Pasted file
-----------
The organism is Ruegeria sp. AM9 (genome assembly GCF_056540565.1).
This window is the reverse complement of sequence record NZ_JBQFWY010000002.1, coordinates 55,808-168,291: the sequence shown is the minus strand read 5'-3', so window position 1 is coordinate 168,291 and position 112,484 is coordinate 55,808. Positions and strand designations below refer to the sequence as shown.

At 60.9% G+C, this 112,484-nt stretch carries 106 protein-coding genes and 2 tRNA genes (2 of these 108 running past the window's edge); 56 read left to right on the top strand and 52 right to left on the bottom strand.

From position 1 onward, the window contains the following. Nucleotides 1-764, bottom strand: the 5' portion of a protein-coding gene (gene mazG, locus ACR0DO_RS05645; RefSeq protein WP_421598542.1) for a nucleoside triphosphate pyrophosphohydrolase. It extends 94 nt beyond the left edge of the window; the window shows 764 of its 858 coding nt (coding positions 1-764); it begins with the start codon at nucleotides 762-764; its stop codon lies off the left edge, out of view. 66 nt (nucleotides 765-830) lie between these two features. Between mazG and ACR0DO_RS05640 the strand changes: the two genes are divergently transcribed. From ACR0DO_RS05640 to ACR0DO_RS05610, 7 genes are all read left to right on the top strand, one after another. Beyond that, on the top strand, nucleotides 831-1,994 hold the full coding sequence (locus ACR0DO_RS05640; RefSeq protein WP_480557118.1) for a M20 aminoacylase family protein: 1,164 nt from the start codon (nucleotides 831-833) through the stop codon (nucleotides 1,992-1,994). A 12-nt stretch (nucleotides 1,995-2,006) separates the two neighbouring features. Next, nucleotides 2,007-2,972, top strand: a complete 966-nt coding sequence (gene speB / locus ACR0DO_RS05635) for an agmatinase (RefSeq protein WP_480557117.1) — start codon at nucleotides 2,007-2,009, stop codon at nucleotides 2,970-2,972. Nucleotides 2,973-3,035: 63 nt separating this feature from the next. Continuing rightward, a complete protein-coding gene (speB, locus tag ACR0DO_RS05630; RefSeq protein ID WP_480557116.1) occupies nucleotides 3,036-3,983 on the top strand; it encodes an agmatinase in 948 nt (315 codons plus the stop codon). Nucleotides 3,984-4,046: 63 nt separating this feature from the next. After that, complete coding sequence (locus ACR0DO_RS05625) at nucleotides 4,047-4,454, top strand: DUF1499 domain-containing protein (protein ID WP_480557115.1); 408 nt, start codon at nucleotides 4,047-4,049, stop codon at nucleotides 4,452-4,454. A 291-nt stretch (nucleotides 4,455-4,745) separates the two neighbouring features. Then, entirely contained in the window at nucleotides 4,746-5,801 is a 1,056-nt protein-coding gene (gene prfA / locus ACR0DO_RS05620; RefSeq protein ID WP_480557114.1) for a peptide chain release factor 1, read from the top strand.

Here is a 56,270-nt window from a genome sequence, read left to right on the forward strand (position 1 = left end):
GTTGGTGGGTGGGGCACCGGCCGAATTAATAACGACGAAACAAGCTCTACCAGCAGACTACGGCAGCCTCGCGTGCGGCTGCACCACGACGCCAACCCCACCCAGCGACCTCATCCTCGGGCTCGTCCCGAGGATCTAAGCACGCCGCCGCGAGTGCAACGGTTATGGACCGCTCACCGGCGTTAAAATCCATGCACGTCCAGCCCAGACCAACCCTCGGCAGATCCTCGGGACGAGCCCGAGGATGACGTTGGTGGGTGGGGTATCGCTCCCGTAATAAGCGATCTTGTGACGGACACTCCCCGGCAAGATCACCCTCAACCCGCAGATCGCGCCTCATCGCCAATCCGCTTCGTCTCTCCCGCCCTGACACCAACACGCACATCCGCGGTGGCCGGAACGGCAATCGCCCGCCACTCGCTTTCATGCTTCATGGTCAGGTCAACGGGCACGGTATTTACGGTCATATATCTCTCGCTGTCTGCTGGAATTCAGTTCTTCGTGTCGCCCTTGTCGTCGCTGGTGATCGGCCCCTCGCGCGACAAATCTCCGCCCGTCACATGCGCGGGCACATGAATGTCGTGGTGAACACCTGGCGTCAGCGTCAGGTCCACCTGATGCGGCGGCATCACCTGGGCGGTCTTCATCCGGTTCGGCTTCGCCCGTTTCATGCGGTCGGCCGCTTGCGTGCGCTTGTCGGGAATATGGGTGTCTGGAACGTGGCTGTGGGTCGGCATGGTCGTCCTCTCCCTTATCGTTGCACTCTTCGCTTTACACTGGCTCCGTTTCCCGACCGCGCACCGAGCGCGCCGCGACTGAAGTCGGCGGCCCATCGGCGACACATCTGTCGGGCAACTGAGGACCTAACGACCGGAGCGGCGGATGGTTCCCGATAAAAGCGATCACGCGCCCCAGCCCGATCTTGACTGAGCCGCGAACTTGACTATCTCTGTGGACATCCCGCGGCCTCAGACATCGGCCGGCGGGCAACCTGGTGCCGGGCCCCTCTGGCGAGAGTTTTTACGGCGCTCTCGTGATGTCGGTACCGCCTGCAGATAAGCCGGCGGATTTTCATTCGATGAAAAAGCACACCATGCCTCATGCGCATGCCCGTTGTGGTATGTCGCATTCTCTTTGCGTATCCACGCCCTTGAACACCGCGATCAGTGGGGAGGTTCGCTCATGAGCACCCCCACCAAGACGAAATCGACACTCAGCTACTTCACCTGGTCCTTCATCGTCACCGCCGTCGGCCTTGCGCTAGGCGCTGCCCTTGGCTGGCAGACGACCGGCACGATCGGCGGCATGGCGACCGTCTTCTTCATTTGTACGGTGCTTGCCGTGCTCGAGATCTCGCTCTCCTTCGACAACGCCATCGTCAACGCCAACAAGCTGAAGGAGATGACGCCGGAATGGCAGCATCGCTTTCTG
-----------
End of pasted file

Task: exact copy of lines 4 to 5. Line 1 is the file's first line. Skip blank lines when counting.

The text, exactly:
From position 1 onward, the window contains the following. Nucleotides 1-764, bottom strand: the 5' portion of a protein-coding gene (gene mazG, locus ACR0DO_RS05645; RefSeq protein WP_421598542.1) for a nucleoside triphosphate pyrophosphohydrolase. It extends 94 nt beyond the left edge of the window; the window shows 764 of its 858 coding nt (coding positions 1-764); it begins with the start codon at nucleotides 762-764; its stop codon lies off the left edge, out of view. 66 nt (nucleotides 765-830) lie between these two features. Between mazG and ACR0DO_RS05640 the strand changes: the two genes are divergently transcribed. From ACR0DO_RS05640 to ACR0DO_RS05610, 7 genes are all read left to right on the top strand, one after another. Beyond that, on the top strand, nucleotides 831-1,994 hold the full coding sequence (locus ACR0DO_RS05640; RefSeq protein WP_480557118.1) for a M20 aminoacylase family protein: 1,164 nt from the start codon (nucleotides 831-833) through the stop codon (nucleotides 1,992-1,994). A 12-nt stretch (nucleotides 1,995-2,006) separates the two neighbouring features. Next, nucleotides 2,007-2,972, top strand: a complete 966-nt coding sequence (gene speB / locus ACR0DO_RS05635) for an agmatinase (RefSeq protein WP_480557117.1) — start codon at nucleotides 2,007-2,009, stop codon at nucleotides 2,970-2,972. Nucleotides 2,973-3,035: 63 nt separating this feature from the next. Continuing rightward, a complete protein-coding gene (speB, locus tag ACR0DO_RS05630; RefSeq protein ID WP_480557116.1) occupies nucleotides 3,036-3,983 on the top strand; it encodes an agmatinase in 948 nt (315 codons plus the stop codon). Nucleotides 3,984-4,046: 63 nt separating this feature from the next. After that, complete coding sequence (locus ACR0DO_RS05625) at nucleotides 4,047-4,454, top strand: DUF1499 domain-containing protein (protein ID WP_480557115.1); 408 nt, start codon at nucleotides 4,047-4,049, stop codon at nucleotides 4,452-4,454. A 291-nt stretch (nucleotides 4,455-4,745) separates the two neighbouring features. Then, entirely contained in the window at nucleotides 4,746-5,801 is a 1,056-nt protein-coding gene (gene prfA / locus ACR0DO_RS05620; RefSeq protein ID WP_480557114.1) for a peptide chain release factor 1, read from the top strand.

Here is a 56,270-nt window from a genome sequence, read left to right on the forward strand (position 1 = left end):